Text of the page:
Approximately every 3 minutes, 1 person in the United States is diagnosed with a blood cancer, according to the Leukemia & Lymphoma Society.1 Despite standard treatments and advancing research, the statistical significance of relapse among patients with hematological cancers continues to validate the need for more promising treatments. One area in which there is growing hope: chimeric antigen receptor (CAR) T-cell therapy.
Over the past century, researchers have investigated innovative ways to treat cancer using multiple modalities. New classes of agents known as immunotherapies, which are treatments that use the body’s immune system to fight cancer, are the latest developments in the field of oncology. These include checkpoint inhibitors, monoclonal antibodies, oncolytic viral therapies, and CAR T-cell therapy. 2 These treatment modalities have either been approved by the Food and Drug Administration (FDA) or are being studied further under clinical trials. One major advantage of using immunotherapy to fight cancer is the ability of these drugs to differentiate self from nonself, given their receptor specificity.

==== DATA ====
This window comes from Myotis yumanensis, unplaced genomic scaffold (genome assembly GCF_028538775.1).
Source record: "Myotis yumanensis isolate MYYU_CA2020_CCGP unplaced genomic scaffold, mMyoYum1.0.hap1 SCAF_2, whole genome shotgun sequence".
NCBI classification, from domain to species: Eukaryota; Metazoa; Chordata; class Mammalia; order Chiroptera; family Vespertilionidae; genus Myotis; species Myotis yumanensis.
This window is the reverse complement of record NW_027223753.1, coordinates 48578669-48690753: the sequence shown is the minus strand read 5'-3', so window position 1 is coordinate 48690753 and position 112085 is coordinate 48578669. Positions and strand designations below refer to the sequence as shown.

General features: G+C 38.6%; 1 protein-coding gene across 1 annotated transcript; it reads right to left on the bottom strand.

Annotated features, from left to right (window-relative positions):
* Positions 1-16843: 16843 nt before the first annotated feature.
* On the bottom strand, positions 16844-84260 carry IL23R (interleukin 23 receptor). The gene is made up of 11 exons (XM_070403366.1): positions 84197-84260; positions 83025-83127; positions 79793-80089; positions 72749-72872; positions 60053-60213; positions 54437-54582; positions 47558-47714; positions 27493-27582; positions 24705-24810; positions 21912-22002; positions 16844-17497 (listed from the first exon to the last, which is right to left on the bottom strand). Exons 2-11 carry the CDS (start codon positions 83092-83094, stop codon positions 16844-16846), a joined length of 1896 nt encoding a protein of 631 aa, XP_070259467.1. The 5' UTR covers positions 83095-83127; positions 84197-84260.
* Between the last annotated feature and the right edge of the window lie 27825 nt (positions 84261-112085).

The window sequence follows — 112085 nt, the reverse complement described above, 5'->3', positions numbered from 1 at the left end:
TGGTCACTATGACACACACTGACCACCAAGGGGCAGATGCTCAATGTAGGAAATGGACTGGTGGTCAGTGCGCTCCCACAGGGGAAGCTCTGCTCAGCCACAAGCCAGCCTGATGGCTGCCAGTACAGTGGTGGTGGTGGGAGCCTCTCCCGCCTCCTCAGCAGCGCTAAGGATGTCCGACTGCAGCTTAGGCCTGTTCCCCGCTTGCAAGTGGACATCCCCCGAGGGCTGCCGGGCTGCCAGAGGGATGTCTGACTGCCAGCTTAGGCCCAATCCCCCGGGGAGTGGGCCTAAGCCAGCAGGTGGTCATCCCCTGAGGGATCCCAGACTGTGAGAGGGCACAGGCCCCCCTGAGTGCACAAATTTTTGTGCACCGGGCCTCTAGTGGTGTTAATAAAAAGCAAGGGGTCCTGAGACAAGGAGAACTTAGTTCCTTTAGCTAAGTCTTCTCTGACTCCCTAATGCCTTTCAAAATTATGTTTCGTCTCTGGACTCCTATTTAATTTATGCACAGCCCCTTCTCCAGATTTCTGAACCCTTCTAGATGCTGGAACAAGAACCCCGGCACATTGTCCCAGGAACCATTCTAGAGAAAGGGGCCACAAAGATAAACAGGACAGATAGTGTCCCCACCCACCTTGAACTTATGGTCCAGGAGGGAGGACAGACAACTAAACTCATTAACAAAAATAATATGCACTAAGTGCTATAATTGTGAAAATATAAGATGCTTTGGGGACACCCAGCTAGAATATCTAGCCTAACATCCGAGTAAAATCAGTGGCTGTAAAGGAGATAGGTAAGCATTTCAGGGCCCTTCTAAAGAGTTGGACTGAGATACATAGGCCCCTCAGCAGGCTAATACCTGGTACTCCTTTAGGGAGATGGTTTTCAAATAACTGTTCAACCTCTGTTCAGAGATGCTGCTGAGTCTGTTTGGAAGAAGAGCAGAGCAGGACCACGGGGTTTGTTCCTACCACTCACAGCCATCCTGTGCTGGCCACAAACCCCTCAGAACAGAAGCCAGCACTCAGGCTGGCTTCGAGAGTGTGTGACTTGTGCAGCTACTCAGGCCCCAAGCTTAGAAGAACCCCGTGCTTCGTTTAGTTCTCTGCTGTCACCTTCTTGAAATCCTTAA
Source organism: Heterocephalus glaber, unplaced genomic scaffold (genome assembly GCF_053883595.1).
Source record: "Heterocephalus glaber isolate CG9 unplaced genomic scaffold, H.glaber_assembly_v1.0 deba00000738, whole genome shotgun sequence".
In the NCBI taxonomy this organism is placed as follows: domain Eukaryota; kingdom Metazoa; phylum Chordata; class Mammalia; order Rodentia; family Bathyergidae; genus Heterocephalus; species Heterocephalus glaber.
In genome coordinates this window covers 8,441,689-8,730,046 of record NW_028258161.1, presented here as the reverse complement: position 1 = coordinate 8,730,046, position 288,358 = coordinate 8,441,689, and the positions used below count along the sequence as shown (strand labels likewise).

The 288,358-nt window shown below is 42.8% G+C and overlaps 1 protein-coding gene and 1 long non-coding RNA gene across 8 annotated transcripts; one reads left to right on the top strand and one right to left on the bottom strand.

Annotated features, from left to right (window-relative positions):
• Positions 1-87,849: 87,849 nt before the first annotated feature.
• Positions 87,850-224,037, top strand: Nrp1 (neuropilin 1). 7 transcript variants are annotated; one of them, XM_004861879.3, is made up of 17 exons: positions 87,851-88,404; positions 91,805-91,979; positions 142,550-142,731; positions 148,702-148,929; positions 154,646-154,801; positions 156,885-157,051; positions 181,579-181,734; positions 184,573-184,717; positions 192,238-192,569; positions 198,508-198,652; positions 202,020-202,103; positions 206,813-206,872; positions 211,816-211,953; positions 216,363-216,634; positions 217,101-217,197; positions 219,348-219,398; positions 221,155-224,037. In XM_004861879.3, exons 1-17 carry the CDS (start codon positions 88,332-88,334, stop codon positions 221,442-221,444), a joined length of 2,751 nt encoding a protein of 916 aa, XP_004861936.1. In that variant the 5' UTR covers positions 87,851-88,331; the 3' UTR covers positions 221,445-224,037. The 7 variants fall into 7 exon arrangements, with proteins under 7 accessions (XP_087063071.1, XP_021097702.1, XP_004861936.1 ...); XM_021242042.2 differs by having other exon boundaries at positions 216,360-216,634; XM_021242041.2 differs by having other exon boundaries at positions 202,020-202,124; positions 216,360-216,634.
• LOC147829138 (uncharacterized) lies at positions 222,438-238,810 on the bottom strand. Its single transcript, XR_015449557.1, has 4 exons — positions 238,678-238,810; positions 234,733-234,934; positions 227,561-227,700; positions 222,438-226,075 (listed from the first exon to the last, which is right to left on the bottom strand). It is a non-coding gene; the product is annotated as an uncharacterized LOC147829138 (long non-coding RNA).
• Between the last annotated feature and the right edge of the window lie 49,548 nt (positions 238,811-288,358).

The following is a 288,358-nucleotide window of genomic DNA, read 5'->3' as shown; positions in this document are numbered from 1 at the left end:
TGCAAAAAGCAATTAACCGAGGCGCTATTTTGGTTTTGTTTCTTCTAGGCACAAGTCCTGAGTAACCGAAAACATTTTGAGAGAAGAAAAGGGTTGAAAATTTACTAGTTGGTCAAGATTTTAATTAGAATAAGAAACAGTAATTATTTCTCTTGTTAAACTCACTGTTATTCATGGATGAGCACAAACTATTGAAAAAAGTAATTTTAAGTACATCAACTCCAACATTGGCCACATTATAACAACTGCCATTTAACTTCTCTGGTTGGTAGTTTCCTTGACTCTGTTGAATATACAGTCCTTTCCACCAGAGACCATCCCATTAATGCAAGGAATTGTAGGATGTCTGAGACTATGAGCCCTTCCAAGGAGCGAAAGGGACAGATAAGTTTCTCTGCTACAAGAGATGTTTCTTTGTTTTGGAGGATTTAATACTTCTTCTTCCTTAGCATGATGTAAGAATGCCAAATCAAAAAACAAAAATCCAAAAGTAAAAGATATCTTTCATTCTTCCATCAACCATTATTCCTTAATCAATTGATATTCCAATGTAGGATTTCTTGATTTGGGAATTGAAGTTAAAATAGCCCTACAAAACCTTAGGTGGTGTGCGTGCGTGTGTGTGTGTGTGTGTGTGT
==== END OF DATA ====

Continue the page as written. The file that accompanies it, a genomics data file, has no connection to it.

CAR T-cell therapy has become one of the most promising new treatments for hematologic malignancies, with long-term advances minimizing the risk for relapse. In August, the FDA issued a historic approval of the first CAR T-cell therapy authorizing the use of tisagenlecleucel (Kymriah) for the treatment of patients up to 25 years of age with B-cell precursor acute lymphoblastic leukemia that is refractory or in second or later relapse. The primary efficacy analysis was based on phase II results from CCTL019B2202 (B2202), a single-arm, international trial of 63 patients who received a single dose of tisagenlecleucel. Overall remission rate was 82.5% in treated subjects. Forty patients (63%) had complete remission and 12 (19%) had complete remission with incomplete hematologic recovery.